Rhythm or Biological rhythms are the natural cycles of change in the body’s chemicals or functions. It is like an internal master “clock” coordinating other clocks in the body. The “clock” is located in the brain, right above the nerves where the eyes cross. It is made up of thousands of nerve cells that help synchronize the body’s functions and activities.
There are four biological rhythms:
- Circadian rhythms: The 24-hour cycle that includes physiological and behavioral rhythms like sleeping.
- Diurnal rhythms: The circadian rhythm synchronized with day and night.
- Ultradian rhythms: Biological rhythms with a shorter period and higher frequency than circadian rhythms.
- Infradian rhythms: Biological rhythms those last more than 24 hours, such as a menstrual cycle.
This biological clock helps to regulate functions like sleep schedule, appetite, body temperature, hormone levels, alertness, daily performance, blood pressure, and reaction times. External factors can influence biological rhythms. For instance, exposure to sunlight, drugs, and caffeine can affect sleep schedules.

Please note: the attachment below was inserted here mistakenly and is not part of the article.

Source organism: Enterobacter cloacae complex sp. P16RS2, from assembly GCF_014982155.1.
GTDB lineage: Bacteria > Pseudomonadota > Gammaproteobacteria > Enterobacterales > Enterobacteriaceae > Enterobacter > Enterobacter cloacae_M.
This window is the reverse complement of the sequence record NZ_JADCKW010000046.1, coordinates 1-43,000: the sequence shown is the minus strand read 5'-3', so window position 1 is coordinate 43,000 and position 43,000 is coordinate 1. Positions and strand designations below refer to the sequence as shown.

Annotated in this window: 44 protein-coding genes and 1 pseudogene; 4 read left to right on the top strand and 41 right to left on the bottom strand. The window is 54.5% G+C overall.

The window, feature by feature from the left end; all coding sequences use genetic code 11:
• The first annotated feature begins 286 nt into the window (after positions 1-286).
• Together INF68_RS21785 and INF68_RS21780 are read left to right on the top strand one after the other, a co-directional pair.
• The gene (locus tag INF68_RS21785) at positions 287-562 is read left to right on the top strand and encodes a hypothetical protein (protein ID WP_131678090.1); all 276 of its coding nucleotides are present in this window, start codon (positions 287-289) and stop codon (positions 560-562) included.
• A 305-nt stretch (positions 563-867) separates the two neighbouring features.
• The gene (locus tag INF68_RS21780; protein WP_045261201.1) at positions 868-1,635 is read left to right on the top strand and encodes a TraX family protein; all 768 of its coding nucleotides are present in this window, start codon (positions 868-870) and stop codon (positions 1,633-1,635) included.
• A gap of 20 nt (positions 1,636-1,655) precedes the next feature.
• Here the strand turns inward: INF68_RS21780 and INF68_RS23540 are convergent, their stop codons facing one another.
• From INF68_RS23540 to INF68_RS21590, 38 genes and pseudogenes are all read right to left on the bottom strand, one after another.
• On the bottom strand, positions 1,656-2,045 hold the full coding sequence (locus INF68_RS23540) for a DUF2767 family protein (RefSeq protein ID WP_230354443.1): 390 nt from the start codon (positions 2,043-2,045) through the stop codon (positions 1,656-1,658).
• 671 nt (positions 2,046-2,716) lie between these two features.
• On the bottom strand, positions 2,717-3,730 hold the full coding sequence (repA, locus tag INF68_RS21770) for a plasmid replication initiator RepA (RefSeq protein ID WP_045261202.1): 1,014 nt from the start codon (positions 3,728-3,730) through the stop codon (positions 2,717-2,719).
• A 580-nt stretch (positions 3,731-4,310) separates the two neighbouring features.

Disorders of Biological Rhythm
Disorders may develop when natural biological rhythms are disturbed. These disorders include:
- Sleep disorders: Disruptions in the body’s natural rhythms can lead to affected sleep, including insomnia.
- Jet lag: A disruption in circadian rhythms when traveling across time zones or overnight.
- Mood disorders: Lack of exposure to sunlight can lead to conditions like depression, bipolar disorder, and seasonal affective disorder (SAD).
- Shift work disorders: Working outside the typical workday causes changes in typical circadian rhythms.
Biological rhythm disorders can affect a person’s health and feelings of well-being. Some of the effects are anxiety, daytime sleepiness, depression, lower performance at work, being more accident-prone, lack of mental alertness, and increased risk for diabetes and obesity.
Make sure you also check our other amazing Article on : Treatment for Organophosphorus Poisoning